We present large-scale reproducible fabrication of multifunctional ultrasharp metallic structures on planar substrates with capabilities including magnetic field nanofocusing and plasmonic sensing. Objects with sharp tips such as wedges and pyramids made with noble metals have been extensively used for enhancing local electric fields via the lightning-rod effect or plasmonic nanofocusing. However, analogous nanofocusing of magnetic fields using sharp tips made with magnetic materials has not been widely realized. Reproducible fabrication of sharp tips with magnetic as well as noble metal layers on planar substrates can enable straightforward application of their material and shape-derived functionalities. We use a template-stripping method to produce plasmonic-shell-coated nickel wedge and pyramid arrays at the wafer-scale with tip radius of curvature close to 10 nm. We further explore the magnetic nanofocusing capabilities of these ultrasharp substrates, deriving analytical formulas and comparing the results with computer simulations. These structures exhibit nanoscale spatial control over the trapping of magnetic microbeads and nanoparticles in solution. Additionally, enhanced optical sensing of analytes by these plasmonic-shell-coated substrates is demonstrated using surface-enhanced Raman spectroscopy. These methods can guide the design and fabrication of novel devices with applications including nanoparticle manipulation, biosensing, and magnetoplasmonics.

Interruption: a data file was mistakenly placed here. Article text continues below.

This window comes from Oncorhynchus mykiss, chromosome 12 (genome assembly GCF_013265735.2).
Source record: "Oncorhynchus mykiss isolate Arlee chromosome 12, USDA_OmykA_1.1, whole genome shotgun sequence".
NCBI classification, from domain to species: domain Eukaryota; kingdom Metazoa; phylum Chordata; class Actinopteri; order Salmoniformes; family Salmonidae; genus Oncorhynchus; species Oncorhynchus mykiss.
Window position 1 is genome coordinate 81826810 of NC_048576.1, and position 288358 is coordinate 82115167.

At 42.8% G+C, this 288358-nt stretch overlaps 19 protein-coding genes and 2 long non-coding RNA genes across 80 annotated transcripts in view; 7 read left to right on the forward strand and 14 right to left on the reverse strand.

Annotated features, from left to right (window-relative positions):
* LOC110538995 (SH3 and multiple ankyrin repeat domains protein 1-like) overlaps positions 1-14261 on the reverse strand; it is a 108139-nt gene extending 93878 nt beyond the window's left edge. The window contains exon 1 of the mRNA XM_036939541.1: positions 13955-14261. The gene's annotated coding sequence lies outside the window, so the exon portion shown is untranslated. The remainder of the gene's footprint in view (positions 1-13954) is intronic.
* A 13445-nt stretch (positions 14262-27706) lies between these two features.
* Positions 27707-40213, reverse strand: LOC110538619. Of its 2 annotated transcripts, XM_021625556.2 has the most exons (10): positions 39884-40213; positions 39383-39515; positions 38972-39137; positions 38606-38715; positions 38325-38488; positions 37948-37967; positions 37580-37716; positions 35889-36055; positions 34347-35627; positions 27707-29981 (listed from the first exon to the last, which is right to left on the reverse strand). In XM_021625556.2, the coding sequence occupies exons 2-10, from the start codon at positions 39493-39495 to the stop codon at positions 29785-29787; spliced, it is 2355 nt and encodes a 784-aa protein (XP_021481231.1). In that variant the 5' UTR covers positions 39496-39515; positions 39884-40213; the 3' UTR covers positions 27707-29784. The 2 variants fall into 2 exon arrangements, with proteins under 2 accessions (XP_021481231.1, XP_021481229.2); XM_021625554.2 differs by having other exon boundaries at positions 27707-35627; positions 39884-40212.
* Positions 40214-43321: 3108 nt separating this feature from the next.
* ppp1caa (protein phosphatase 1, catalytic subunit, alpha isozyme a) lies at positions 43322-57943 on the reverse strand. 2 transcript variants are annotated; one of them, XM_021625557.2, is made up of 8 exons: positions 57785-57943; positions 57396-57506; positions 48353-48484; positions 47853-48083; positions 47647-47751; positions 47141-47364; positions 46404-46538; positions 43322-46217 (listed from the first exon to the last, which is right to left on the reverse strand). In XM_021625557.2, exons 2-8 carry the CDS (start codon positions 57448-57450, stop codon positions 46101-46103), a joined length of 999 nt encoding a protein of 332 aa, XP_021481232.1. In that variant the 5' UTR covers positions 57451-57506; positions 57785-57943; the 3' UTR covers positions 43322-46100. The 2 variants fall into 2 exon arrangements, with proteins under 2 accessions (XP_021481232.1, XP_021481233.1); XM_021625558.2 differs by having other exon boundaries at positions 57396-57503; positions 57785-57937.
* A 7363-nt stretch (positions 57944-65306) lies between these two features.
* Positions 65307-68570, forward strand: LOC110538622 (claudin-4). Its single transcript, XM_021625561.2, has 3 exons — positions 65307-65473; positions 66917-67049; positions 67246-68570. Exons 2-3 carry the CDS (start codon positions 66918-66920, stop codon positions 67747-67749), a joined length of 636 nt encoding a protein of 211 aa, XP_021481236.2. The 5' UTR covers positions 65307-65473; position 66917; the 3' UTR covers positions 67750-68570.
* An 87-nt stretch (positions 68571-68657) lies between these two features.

Bibliographical noteFunding Information:
This work was supported by grants from the National Science Foundation (NSF CAREER Award for S.K., N.J.W., L.M.O., S.H.O.; NSF Graduate Research Fellowship for L.M.O.), Seagate Technology through the Center for Micromagnetics and Information Technologies (MINT) at the University of Minnesota (J.S., T.Q., S.H.O., R.H.V.), EPSRC (J.B.E., C.K.W., and N.J.L.), ERC (J.B.E.), and the MnDrive Initiative (N.J.W. and S.H.O). S.H.O. also acknowledges the NSF program: Research Opportunities in Europe for NSF CAREER awardees (DBI 1338654), which supported this collaboration between the University of Minnesota and Imperial College London. S.K. was supported by the Doctoral Dissertation Fellowship from the University of Minnesota. Device fabrication was performed at the Minnesota Nano Center at the University of Minnesota, which receives support from the NSF through the National Nanotechnology Coordinated Infrastructure. Computational modeling using COMSOL Multiphysics was performed through the University of Minnesota Supercomputing Institute.
- magnetic nanofocusing
- magnetic trapping
- template stripping